There's a word for obsessive longing and rumination—'limerence'—and it can ruin your productivity and relationships

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For most of my adolescent and adult dating life, I longed, sometimes obsessively, for someone to want me back. I would waste time and energy fantasizing about relationships with men who I inexplicably found flawless, but in reality were emotionally or physically unavailable.

It wasn't until years later that I learned this state of overwhelming longing for and rumination about an unrealistic love interest has a name: limerence. It can become addictive and undermine other relationships in your life, romantic or otherwise. 

How limerence can destroy your relationships

For many years, my mom was a reliable sounding board and cheerleader, but even her patience grew thin with my obsessive crushes on "limerent objects."

My friends got tired of my mood swings from elation when I'd receive some bit of attention from my LO to grief when he'd stop communicating with me. And my coworkers could only overlook my lack of productivity for so long.

Limerence distracted me from recognizing when available and loving men were interested in me. I allowed it to waste so much of my time, it almost stole my chance at having a child — now my most precious relationship.

I've spent 10 years interviewing experts on longing, as well as people who've experienced limerence, for my podcast The Longing Lab, TEDx talk, and forthcoming book, "When Longing Becomes Your Lover." I've heard how it destroyed people's marriages, eroded relationships with children, or ruined wonderful friendships.

If this sounds familiar, here are five steps you can take to prevent limerence from damaging your relationships: 

1. Recognize and interrupt the habit

Limerence is based on the trigger, behavior, reward system in the brain. Whenever I felt lonely, I'd begin scrolling social media for updates on my LO or sometimes even text him. The emotional reward was the happy hormone dopamine I'd feel from imagining a relationship together or anticipating a response. 

One of my first steps toward change was recognizing my behavior in the moment and realizing that not acting on my impulse didn't mean I was messing up a chance with my soulmate. It meant I was protecting my heart. 

2. Curb your hookups

Sociologist Lisa Wade's research on hookup culture identifies unspoken rules, chief among them that casual sexual experiences should be considered meaningless and those involved should be aloof after the fact. 

Because limerence is fueled by uncertainty, hookups are like gasoline on a fire. A string of hookups in my 30s with men who later ignored me intensified my limerence and destroyed my self-worth. 

3. Seek out a therapist

With the help of my therapist, I came to understand my anxious-avoidant patterns and to see how my love for the chase and the rejection that came with it reinforced the narrative that I was unworthy of love unless I was striving to earn it. 

"Emotional unavailability can sadly feel familiar and therefore good to people who haven't had the privilege of past secure attached relationships," says Jennifer Douglas, a psychologist who specializes in helping people "recover" from perfectionism.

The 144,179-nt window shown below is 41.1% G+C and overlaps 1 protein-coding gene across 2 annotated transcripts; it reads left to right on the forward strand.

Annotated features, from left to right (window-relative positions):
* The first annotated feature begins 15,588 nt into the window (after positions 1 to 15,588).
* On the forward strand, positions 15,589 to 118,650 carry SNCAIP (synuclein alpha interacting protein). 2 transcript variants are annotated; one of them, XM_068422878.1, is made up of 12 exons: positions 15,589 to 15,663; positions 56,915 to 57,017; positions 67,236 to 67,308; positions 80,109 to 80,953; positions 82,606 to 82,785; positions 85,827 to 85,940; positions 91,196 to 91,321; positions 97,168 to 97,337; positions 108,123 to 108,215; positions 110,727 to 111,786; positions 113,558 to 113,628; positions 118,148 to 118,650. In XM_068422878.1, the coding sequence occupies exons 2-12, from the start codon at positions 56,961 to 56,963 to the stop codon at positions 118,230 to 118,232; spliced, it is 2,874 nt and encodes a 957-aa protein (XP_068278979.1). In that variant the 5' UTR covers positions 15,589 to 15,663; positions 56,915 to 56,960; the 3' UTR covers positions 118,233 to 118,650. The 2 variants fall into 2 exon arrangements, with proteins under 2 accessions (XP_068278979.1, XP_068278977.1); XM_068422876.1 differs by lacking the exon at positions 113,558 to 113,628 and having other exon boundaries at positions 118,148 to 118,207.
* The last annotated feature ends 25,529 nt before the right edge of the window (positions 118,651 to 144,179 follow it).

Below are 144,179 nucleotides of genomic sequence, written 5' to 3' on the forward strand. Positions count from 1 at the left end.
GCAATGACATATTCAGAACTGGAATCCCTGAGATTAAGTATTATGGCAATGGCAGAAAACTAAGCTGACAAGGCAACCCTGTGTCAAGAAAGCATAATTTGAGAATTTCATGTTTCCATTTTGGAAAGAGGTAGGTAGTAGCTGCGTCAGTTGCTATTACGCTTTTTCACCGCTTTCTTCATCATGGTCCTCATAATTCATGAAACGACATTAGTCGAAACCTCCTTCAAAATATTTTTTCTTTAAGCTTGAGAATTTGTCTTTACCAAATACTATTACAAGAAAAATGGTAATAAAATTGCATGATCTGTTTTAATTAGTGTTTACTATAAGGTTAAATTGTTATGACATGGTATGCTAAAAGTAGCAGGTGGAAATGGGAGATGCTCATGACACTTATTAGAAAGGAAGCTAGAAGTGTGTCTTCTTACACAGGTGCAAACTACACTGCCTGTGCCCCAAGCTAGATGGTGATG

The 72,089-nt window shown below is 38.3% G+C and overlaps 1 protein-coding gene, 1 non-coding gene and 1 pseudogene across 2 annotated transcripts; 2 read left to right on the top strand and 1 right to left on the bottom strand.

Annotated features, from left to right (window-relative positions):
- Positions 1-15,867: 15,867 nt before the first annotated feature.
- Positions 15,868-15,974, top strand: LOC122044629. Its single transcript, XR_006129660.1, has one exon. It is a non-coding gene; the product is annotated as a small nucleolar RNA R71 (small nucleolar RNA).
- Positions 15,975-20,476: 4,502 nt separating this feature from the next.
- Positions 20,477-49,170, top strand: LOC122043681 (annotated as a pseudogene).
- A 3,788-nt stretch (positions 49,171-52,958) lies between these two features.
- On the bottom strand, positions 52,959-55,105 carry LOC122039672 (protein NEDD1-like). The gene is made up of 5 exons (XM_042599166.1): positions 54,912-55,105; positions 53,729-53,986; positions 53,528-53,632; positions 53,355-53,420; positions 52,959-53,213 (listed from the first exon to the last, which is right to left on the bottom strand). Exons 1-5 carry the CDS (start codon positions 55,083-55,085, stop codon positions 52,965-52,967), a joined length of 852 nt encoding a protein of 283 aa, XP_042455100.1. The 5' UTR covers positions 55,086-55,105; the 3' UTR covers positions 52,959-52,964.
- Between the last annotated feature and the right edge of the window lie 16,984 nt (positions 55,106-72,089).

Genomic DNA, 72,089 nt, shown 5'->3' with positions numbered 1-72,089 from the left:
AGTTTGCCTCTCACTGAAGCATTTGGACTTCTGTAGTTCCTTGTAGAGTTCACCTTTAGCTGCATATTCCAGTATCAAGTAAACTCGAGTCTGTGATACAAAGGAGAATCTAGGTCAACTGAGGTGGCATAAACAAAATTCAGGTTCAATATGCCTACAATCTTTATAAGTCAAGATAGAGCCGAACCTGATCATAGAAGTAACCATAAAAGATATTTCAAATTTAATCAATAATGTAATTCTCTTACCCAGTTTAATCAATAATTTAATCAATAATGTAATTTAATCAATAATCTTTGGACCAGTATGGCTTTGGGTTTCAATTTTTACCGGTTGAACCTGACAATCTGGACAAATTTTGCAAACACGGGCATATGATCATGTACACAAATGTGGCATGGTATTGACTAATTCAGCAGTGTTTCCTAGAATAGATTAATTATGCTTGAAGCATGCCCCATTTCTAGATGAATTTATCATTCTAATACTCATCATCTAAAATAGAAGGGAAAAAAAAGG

Whatever your own patterns are, a professional can help you recognize and deal with them. And regardless, Douglas says, "It's important in therapy sessions to make a distinction between wanting the idea of a relationship versus wanting the actual relationship." 

4. Journal

Write down memories of when your LO has (intentionally or unintentionally) made you feel bad about yourself. I started recording the times my LO had made me feel used, unattractive, and disrespected, which helped knock the person off the pedestal on which I'd placed them.  

At 39 years old, I began writing this statement in my journal every night at my therapist's recommendation: "I am ready for and worthy of a deeply intimate and loving relationship." Writing it down helped me believe it — and recognize my limerent feelings toward unavailable men as a dead end. 

When my (now) husband showed up a year later, I was ready for him. I found his love and availability very attractive — something I never would have seen in my 20s and 30s.

5. Ditch the longing soundtracks

Many movies and songs normalize an obsessive longing for an unavailable love interest. Take, for example, the last four lines of Taylor Swift's song, "Enchanted":

I'll spend forever wondering if you knew
I was enchanted to meet you

Please don't be in love with someone else
Please don't have somebody waiting on you

Take a break from the rom-coms and songs that remind you of and reinforce your longing. Instead, invest time in activities and people that boost your mood without triggering limerence.

For me, that meant becoming more involved in the running and faith-based communities that strengthened my self-worth, rather than undermining it.

Amanda McCracken is a journalist and host of the podcast The Longing Lab. She's been interviewed about her essays on relationships, sex, and longing by Kate Couric, USA Today, Bloomberg News, and the BBC. She's also the author of the forthcoming book "When Longing Becomes Your Lover." Follow her on Instagram or LinkedIn.

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